Photo: AP
Russia's Putin. Long-term plans to tighten relations and resume security cooperation with Iran
Photo: AP
Alex Fishman

Russia gave US and its allies a hard slap in the face

Analysis: Putin's decision to lift the ban on sales of S-300 missile defense system to Iran is a reminder that Israel and the American administration are in the same boat, and that it may be time to stop rocking the boat and start to seriously talk to the captain.

If Iran had operational S-300 missiles today, and Israel decided to attack Iran tomorrow morning – it would have been a totally different ball game due to a much higher hurdle than the one the Israel Air Force faced in Operation Opera, which destroyed the nuclear reactor in Iraq. But the Iranians don't have such missiles at the moment, and probably won't have any in the next two-three years.



Meanwhile in Israel, which failed to strike in Iran in the 10 years it could have done so, there doesn’t seem to be anyone who will make such a decision in the foreseeable future.


So we can, allegedly, calm down. But reality is much more complicated: We are in the midst of a growing international crisis and are beginning to feel its collateral damage.


First of all, we have a political story here which marks the collapse of the Iran sanctions regime. While an agreement between Iran and the world powers has yet to be signed, the Russians have already given the American administration and its allies a hard slap in the face.


The Kremlin announcement arrived while a high-ranking Iranian security delegation – led by the chairman of the Iranian parliament's Committee for Foreign Policy and National Security, Alaeddin Boroujerdi, and the secretary of Iran's Supreme National Security Council, Ali Shamkhani – was visiting Moscow. This serves as further proof that the Iranians and Russians have long-term plans to tighten their relations and resume their security cooperation, including arms sales.


Our problem isn't in finding solutions for dealing with S-300 missile system, our problem is in the leadership area (Photo: AP)
Our problem isn't in finding solutions for dealing with S-300 missile system, our problem is in the leadership area (Photo: AP)


And if that were not enough, Moscow is linking the timing of the declaration to the crisis in Yemen, where the Russians are standing by the Iranians and Houthis with an oppositional policy against the Americans. Russian officials believe that the conflict in Yemen will eventually lead to a direct clash between the Iranians and the Saudis, which will lead to a Saudi attack on the Iranian nuclear facilities, and are therefore providing the ayatollahs with a modern aerial defense system.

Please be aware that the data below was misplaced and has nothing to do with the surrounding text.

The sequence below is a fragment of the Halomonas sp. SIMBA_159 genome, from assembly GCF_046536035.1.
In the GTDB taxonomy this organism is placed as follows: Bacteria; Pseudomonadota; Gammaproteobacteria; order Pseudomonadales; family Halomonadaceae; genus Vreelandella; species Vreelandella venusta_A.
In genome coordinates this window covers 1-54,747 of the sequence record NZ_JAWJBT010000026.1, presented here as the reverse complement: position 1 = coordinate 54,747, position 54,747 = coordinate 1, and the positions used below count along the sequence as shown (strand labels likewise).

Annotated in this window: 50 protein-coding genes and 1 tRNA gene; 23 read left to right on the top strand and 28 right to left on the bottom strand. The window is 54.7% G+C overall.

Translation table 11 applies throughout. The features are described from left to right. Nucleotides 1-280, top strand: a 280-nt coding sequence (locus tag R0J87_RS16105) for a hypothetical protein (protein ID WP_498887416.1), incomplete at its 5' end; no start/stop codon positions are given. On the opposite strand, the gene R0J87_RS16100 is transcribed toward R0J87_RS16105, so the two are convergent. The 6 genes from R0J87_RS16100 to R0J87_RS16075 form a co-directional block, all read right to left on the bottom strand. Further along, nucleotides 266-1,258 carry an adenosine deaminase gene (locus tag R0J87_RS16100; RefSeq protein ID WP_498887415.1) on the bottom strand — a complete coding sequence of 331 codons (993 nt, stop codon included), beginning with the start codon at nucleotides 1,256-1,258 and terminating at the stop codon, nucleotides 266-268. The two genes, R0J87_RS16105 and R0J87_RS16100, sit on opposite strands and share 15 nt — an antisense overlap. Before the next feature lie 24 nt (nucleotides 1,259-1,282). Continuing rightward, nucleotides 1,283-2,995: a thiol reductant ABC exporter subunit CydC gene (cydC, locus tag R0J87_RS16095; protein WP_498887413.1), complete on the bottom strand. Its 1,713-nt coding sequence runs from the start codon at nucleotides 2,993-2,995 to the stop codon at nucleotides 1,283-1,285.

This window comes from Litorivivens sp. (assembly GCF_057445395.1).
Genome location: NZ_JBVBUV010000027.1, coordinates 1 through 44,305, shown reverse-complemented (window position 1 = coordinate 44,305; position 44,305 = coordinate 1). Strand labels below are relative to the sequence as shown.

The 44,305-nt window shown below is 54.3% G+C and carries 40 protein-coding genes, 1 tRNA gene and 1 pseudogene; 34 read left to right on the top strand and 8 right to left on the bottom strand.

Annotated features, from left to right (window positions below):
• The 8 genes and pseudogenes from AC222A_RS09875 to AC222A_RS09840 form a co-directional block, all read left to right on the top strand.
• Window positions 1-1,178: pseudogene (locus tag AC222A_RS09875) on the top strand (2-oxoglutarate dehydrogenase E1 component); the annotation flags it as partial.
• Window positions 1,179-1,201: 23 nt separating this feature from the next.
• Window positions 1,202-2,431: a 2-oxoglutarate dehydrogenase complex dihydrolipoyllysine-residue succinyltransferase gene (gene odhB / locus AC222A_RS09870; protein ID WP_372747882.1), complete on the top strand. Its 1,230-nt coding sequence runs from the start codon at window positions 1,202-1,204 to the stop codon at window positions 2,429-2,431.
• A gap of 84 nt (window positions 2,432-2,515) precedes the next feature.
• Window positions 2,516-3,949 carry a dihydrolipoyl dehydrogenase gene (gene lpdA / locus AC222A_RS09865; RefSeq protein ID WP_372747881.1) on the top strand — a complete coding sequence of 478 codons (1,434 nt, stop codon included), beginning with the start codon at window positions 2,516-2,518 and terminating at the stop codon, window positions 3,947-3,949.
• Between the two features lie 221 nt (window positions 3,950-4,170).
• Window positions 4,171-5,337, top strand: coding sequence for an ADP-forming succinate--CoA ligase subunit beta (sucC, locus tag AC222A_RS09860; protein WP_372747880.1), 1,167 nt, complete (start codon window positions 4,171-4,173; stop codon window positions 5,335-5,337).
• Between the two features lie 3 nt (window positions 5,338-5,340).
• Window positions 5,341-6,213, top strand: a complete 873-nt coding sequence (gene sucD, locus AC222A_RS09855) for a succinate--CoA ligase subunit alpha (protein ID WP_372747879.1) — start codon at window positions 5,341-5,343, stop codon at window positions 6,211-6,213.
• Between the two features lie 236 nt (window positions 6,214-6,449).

As far as the United States Fifth Fleet is concerned, the possibility that the Iranians will possess S-300 missiles and the Saudis will be involved in an aerial conflict poses a much more concrete threat to the American aircraft carriers in the Persian Gulf than to Israel.


And so, while Prime Minister Benjamin Netanyahu is trying to rock the American administration's boat and is hardly succeeding in creating a few waves, the Russians have come along and reminded us that we and the Americans are in the same boat – and that when water enters that boat, we are the first to get wet because we are lower in the hierarchy. Therefore, it may be time to stop rocking the boat and start to seriously talk to the captain.


The Iranians will likely not receive the S-300 soon, as the model they have ordered, which was adjusted to their operational needs, was dismantled in 2011. The Russian company no longer manufactures that model, and its production lines are now producing more sophisticated S-400 missiles. The Russians are essentially planning to remove the S-300 missiles from their army, give them to the Iranians and take in S-400 missiles instead, but the S-400 production line is slow and it will take time before they accumulate the required stock. It is possible, however, that the Iranians already have the Chinese version of the S-300.


From an operational point of view, we are talking about an advanced weapon system which operates in ranges and heights that the Air Force has yet to deal with. We can assume that in the middle of the previous decade, when the deal to sell S-300 to Iran and Syria was on the agenda, Israel began preparing for this threat in terms of combat doctrines and technologically – but as long as we have not seen this missile's real performance and have not been exposed to its weaknesses, we should expect surprises.


So far, the protected area was in a relatively narrow range of 20 to 30 kilometers, but the S-300 model offered to the Iranians provides a protection range of 150 kilometers. The Air Force will have to be able to locate and disrupt the radar and the missile and develop designated combat doctrines. That requires time and money, but as long as we are talking about professional issues which engineers and pilots should be able to solve, solutions will likely be found. Our problems are in the leadership area.


פרסום ראשון: 04.14.15, 23:35
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